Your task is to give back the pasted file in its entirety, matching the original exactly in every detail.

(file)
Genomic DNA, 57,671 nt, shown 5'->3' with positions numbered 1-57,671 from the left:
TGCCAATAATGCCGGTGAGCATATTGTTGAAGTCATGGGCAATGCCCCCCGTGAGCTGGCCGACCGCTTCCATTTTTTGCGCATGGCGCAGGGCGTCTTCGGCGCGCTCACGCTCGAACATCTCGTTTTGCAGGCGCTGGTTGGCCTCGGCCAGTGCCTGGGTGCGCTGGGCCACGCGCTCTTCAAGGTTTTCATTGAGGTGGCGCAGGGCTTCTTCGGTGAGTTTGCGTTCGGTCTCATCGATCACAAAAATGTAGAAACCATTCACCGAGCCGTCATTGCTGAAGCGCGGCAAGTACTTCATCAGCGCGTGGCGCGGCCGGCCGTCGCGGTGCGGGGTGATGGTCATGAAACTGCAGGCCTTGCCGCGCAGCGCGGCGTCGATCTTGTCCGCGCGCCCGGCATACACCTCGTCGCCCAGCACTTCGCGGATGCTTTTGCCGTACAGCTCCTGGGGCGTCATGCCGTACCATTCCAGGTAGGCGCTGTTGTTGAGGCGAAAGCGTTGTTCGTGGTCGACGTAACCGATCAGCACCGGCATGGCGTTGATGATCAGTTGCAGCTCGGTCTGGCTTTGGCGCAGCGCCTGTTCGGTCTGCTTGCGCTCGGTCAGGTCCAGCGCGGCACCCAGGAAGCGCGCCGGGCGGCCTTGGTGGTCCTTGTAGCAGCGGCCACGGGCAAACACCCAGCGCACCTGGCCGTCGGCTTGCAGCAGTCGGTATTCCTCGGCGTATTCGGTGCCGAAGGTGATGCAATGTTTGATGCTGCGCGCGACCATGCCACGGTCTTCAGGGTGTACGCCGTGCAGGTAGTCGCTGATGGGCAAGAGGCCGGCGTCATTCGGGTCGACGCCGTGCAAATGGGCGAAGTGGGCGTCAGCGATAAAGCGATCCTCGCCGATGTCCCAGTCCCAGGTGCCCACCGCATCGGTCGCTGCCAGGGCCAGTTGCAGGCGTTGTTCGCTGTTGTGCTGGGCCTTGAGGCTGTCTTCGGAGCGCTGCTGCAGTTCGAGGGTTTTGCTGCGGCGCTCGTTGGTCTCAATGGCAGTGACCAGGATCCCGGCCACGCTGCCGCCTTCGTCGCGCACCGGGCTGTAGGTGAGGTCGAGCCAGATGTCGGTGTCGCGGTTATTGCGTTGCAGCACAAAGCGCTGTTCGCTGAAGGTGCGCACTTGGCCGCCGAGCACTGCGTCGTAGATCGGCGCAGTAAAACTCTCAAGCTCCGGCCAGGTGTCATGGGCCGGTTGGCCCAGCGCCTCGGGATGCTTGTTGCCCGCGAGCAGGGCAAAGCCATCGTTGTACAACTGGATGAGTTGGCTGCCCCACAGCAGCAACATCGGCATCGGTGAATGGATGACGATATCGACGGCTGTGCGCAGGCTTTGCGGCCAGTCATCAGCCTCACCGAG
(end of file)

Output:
Genomic DNA, 57,671 nt, shown 5'->3' with positions numbered 1-57,671 from the left:
TGCCAATAATGCCGGTGAGCATATTGTTGAAGTCATGGGCAATGCCCCCCGTGAGCTGGCCGACCGCTTCCATTTTTTGCGCATGGCGCAGGGCGTCTTCGGCGCGCTCACGCTCGAACATCTCGTTTTGCAGGCGCTGGTTGGCCTCGGCCAGTGCCTGGGTGCGCTGGGCCACGCGCTCTTCAAGGTTTTCATTGAGGTGGCGCAGGGCTTCTTCGGTGAGTTTGCGTTCGGTCTCATCGATCACAAAAATGTAGAAACCATTCACCGAGCCGTCATTGCTGAAGCGCGGCAAGTACTTCATCAGCGCGTGGCGCGGCCGGCCGTCGCGGTGCGGGGTGATGGTCATGAAACTGCAGGCCTTGCCGCGCAGCGCGGCGTCGATCTTGTCCGCGCGCCCGGCATACACCTCGTCGCCCAGCACTTCGCGGATGCTTTTGCCGTACAGCTCCTGGGGCGTCATGCCGTACCATTCCAGGTAGGCGCTGTTGTTGAGGCGAAAGCGTTGTTCGTGGTCGACGTAACCGATCAGCACCGGCATGGCGTTGATGATCAGTTGCAGCTCGGTCTGGCTTTGGCGCAGCGCCTGTTCGGTCTGCTTGCGCTCGGTCAGGTCCAGCGCGGCACCCAGGAAGCGCGCCGGGCGGCCTTGGTGGTCCTTGTAGCAGCGGCCACGGGCAAACACCCAGCGCACCTGGCCGTCGGCTTGCAGCAGTCGGTATTCCTCGGCGTATTCGGTGCCGAAGGTGATGCAATGTTTGATGCTGCGCGCGACCATGCCACGGTCTTCAGGGTGTACGCCGTGCAGGTAGTCGCTGATGGGCAAGAGGCCGGCGTCATTCGGGTCGACGCCGTGCAAATGGGCGAAGTGGGCGTCAGCGATAAAGCGATCCTCGCCGATGTCCCAGTCCCAGGTGCCCACCGCATCGGTCGCTGCCAGGGCCAGTTGCAGGCGTTGTTCGCTGTTGTGCTGGGCCTTGAGGCTGTCTTCGGAGCGCTGCTGCAGTTCGAGGGTTTTGCTGCGGCGCTCGTTGGTCTCAATGGCAGTGACCAGGATCCCGGCCACGCTGCCGCCTTCGTCGCGCACCGGGCTGTAGGTGAGGTCGAGCCAGATGTCGGTGTCGCGGTTATTGCGTTGCAGCACAAAGCGCTGTTCGCTGAAGGTGCGCACTTGGCCGCCGAGCACTGCGTCGTAGATCGGCGCAGTAAAACTCTCAAGCTCCGGCCAGGTGTCATGGGCCGGTTGGCCCAGCGCCTCGGGATGCTTGTTGCCCGCGAGCAGGGCAAAGCCATCGTTGTACAACTGGATGAGTTGGCTGCCCCACAGCAGCAACATCGGCATCGGTGAATGGATGACGATATCGACGGCTGTGCGCAGGCTTTGCGGCCAGTCATCAGCCTCACCGAG